The Refinance Process - Explained

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The refinance process starts well before you start filling out refinance applications. Depending on how well you’ve prepared and organized your refinance information will determine the time it takes to complete the refinance. We will explain the refinance process and what it looks like for your mortgage.

Refinance Process: Getting Started

When planning to refinance, the first thing every homeowner should do in the refinance process is perform an in-depth assessment of the benefits that they’ll gain from refinancing.

Generally, the primary reason people refinance is to save money through their interest rate. There are several ways a homeowner can achieve that goal and gain additional benefits. 

Do More Through Your Refinance Process

Most people just look at a refinancing with the goal of refinancing to a lower interest rate, and assume the refinance process will then be over. But the refinance process shouldn’t end there. You can save even more interest over the life of your loan by shortening the term of the loan in conjunction with lowering the interest rate. For example, if you are able to cut five or ten years out of your mortgage term, and lower your interest rate at the same time, you can save tens of thousands of dollars.

Goals of the Refinance Process

Every homeowner should start the refinance process by establishing the end-goals of refinancing. Based on those goals, create as many refinance scenario options possible. If your refinance goal is to save interest, think about shortening your mortgage term as well as lowering your interest rate. If your goal is simply to shorten your term, use a refinance calculator to see how lower interest rates could be available from shortening your mortgage term.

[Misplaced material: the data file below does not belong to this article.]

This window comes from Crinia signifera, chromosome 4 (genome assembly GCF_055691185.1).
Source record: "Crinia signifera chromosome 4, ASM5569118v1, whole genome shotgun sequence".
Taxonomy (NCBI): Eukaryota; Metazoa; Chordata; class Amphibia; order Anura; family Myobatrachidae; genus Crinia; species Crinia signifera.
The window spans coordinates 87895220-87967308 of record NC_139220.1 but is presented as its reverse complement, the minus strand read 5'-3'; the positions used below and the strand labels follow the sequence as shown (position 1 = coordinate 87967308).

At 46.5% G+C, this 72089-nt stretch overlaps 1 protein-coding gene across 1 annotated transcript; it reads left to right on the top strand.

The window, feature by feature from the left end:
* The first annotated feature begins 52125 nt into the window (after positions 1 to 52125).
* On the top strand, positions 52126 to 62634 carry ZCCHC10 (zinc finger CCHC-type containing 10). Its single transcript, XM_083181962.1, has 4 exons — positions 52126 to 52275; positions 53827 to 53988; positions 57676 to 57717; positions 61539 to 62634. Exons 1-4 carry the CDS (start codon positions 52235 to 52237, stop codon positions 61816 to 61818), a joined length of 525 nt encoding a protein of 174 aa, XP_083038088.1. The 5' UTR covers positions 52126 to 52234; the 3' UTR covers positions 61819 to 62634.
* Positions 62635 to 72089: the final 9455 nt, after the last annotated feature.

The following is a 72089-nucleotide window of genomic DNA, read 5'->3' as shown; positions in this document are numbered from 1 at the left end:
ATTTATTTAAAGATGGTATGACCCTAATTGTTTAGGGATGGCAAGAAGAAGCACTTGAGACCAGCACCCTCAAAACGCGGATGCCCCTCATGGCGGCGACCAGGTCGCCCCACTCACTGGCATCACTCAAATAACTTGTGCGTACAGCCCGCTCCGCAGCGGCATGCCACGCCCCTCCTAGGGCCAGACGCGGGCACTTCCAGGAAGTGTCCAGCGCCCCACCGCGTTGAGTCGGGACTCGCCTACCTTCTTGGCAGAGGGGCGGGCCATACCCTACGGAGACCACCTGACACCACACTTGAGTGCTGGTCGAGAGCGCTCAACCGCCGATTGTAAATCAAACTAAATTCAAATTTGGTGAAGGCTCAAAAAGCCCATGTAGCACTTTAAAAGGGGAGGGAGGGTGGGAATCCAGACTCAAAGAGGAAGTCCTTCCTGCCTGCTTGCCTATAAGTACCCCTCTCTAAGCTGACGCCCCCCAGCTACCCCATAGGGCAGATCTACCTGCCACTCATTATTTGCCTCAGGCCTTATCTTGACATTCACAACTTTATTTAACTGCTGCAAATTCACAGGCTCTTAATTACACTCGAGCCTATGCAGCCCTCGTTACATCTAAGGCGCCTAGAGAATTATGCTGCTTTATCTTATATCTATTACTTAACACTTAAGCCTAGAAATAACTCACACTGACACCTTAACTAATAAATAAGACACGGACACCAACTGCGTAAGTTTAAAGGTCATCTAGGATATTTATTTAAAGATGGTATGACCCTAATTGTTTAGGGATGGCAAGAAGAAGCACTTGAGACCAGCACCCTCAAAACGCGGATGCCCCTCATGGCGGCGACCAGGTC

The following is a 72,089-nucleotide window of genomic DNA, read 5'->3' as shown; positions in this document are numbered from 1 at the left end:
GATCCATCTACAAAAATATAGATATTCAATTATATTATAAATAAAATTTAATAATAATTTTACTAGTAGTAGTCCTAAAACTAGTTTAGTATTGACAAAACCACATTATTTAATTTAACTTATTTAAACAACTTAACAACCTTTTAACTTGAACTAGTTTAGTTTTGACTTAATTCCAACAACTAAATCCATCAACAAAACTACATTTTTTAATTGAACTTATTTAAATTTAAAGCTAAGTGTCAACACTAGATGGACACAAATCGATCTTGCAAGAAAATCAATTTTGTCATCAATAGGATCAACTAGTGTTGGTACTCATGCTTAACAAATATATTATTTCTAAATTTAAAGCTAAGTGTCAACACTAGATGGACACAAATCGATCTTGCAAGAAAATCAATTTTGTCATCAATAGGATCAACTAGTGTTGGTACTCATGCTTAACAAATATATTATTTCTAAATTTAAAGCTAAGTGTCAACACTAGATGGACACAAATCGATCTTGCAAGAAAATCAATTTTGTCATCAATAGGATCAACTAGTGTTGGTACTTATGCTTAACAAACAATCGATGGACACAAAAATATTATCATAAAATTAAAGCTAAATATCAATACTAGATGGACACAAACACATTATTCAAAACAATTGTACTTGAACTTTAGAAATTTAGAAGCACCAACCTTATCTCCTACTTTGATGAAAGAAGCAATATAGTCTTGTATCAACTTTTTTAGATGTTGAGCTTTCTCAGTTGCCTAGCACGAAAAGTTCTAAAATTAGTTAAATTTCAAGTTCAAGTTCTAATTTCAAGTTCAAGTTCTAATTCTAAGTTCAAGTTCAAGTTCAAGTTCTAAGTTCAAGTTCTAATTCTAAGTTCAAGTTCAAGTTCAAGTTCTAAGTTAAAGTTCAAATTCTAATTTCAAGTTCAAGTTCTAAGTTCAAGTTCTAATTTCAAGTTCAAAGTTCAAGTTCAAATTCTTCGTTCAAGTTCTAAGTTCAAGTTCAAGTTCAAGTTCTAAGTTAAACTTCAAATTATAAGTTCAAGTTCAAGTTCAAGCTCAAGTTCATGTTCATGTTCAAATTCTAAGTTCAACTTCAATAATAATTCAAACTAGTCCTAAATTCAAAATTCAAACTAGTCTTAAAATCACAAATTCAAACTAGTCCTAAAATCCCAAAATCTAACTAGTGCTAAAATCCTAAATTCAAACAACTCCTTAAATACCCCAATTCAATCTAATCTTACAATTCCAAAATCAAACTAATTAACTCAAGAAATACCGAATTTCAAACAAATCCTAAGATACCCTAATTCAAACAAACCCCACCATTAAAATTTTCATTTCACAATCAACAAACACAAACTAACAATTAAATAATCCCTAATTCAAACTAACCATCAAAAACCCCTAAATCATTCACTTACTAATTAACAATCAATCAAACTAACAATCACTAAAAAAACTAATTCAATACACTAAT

Debt Consolidation Refinance

Cash-flow is a concern for many homeowners, and refinancing at longer-term or potentially higher interest rate can free up a lot of money to put towards the household budget.

For some homeowners, refinancing is to utilize equity to pay off other debts such as credit cards, student loans, or the cost of home improvements. This type of refinance is a debt-consolidation refinance. Homeowners should perform a cash-flow analysis when considering a debt-consolidation refinance. Many of the debts (that cash from the refinance is paying back) have shorter payback periods—and mortgages generally have much longer payback periods, so you are essentially stretching out the length of the payback with a debt-consolidation refinance.

Debt-consolidation refinances can be beneficial because mortgage rates are typically much lower than unsecured debt interest rates. Additionally, mortgage interest is tax-deductible, so you can achieve a substantial savings with a debt consolidation refinance.

Refinance Closing Costs

Mortgage refinances have almost the same closing-costs as purchase-transactions. However, most closing costs can be rolled into your new loan, and some lenders offer pre-packaged refinance loans that have little or no closing costs. You should inquire with your lender if they offer a no-closing cost option on a refinance.

Refinance Process Timeline

The government has placed many new regulations on mortgage lenders, and because of that, the process between a refinance and a purchase are almost identical. Since the Dodd Frank Act, the amount of financial documentation that a mortgage applicant has to provide has significantly increased.

Today, anyone who applies for a mortgage, will have to provide all of income and asset documents to the lender. The lender will perform third-party verification on most of those documents, which takes a few weeks to accomplish. In addition, since the new TRID mortgage rules took effect in October 2015, lenders have minimum timelines that are regulated by the government—usually adding a few days to the overall process.

Despite all of those hurdles, your lender should be able to close your mortgage transaction (whether it’s a refinance or a purchase) in about 30 days.

In conclusion, it’s important that you do not short-change yourself in the analysis process of your refinance. Be sure your mortgage banker provides you with a number of different analyses so you can see what the refinance process looks like from start to finish for your situation.

Cut 10 Years Off Your Mortgage Through Refinancing

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